Mugen Kidou

"Mugen Kidou" is like a blend of "Mahou no Kiiro Ikutsu" and "Boku ga Tsukutta Ai no Uta", and is in a sense a nice mix of both different worlds. Further proof as to why Tulip were one of the best Japanese bands of the 70s.
10Momoe Yamaguchi
16-sai no Teema

The impact of Momoe Yamaguchi on the Japanese pop world at large cannot be understated. Her legacy on the idol scene in practically unparalleled, although even I will admit her first five albums were not exactly up to par. The tides, however, changed in 1975 with the release of "16-sai no Teema", which cemented her position as it boasted one of her most popular singles, "Fuyu no Iro", which was the 10th best selling single of the year. The more mature sound of "16-sai..." works wonders for Momoe's vocal tone, and would ultimately pave the way for greener pastures.
Just Gedo

Gedo's second (and final) album in their initial 3-year run, "Just Gedo", is pretty much like an extension pack of their debut. More of the same, but a great example of a musical version of the "if it ain't broke, don't fix it" concept.

Sonhouse was basically the Japanese Stooges, having a snotty, low-budget sound which rocked the hell out. Their best moment by far was their debut "Uchoten", which is home to some of the best-rounded Japanese protopunk ever.
13Sadistic Mika Band
Hot! Menu

"Hot! Menu" failed to live up to the huge success of "Kurofune" and for quite a while was considered to be the bastard child of their three albums. Its more vast and experimental sound divided their fanbase in both Japan and Europe, although it has thankfully been reevaluated over the last few decades and seen as a bold and fantastic album on its own merit.
14BowWow (JPN)
Hoero! Bow Wow

BowWow were one of the earliest heavy metal bands in Japanese music history, and the group make history with the release of their 1976 magnum opus "Hoero! Bow Wow". Its heavy (for the time) sound was revolutionary in their home country as heavy metal was far from a household genre at the time. BowWow helped introduce a style which would become a highly popular genre in Japan about a decade after "Hoero!" was released.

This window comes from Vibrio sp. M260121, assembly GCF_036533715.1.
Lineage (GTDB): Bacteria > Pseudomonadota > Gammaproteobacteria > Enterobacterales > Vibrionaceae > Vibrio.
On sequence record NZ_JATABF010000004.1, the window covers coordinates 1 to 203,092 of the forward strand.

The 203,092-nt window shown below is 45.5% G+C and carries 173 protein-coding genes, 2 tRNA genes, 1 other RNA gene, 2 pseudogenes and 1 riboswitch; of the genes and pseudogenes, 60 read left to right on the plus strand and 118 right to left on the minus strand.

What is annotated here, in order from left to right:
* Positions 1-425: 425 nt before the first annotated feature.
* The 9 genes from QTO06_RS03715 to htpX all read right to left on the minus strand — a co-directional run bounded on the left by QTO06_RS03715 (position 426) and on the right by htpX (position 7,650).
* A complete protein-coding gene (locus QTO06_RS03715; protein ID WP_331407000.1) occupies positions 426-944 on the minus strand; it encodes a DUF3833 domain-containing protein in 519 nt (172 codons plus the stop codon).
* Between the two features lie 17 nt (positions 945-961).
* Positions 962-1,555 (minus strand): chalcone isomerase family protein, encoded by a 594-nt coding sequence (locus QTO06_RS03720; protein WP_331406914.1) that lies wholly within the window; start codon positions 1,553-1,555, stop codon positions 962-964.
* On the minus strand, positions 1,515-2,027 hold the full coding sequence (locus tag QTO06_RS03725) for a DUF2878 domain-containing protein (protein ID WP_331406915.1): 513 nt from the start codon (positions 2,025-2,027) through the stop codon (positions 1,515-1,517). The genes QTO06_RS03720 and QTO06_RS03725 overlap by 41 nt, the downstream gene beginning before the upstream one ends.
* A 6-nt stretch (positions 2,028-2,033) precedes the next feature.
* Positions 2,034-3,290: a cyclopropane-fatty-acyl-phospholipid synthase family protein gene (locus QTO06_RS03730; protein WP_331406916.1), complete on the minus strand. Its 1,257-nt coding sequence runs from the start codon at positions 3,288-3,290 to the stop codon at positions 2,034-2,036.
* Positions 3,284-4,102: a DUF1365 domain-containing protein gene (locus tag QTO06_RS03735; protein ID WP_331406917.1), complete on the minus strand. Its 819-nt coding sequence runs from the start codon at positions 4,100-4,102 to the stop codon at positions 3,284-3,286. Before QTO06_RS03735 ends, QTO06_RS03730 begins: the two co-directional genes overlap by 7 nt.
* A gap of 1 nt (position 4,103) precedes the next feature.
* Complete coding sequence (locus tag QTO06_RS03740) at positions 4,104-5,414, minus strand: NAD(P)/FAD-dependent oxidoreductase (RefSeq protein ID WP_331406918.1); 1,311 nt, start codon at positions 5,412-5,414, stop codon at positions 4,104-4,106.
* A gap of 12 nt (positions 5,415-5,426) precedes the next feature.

15Niagara Triangle
Niagara Triangle Vol. 1

Niagara Triangle was a session group of sorts that was spearheaded by brains (and consequently the only original member of the group in both of their albums) Eiichi Otaki. The group remain as popular today as ever, with their music even becoming known to some degree overseas decades later. Their first album is a sunshiny folk-pop album that is certainly a product of its time, but manages to charm throughout with its delightfully dated sound.
16Kenji Sawada
Charcoal Gray no Shouzou

"Charcoal Gray no Shouzou" is another example of how great Kenji Sawada was at his prime and why he was one of the first kings of Japanese rock. His last really good album for years.
17Yumi Matsutoya
14 Banme no Tsuki

"14 Banme no Tsuki" is much in the same vein as "Misslim" in the sense of having a heavy folk influence, although perhaps even more so. Beautifully dozy and warm, "14 Banme no Tsuki" has, also similarly to "Misslim", garnered a reputation over the years as being one of her all time best albums, and there is very little doubt as to why it has it upon listening.
18Momoe Yamaguchi
Pearl Color ni Yurete

Momoe expanded upon her legacy some more with the release of her album "Pearl Color ni Yurete", which explored her still-developing mature sound deeper. Her signature velvety vocals mesh together swimmingly with the album's production, and it makes for another pop masterpiece.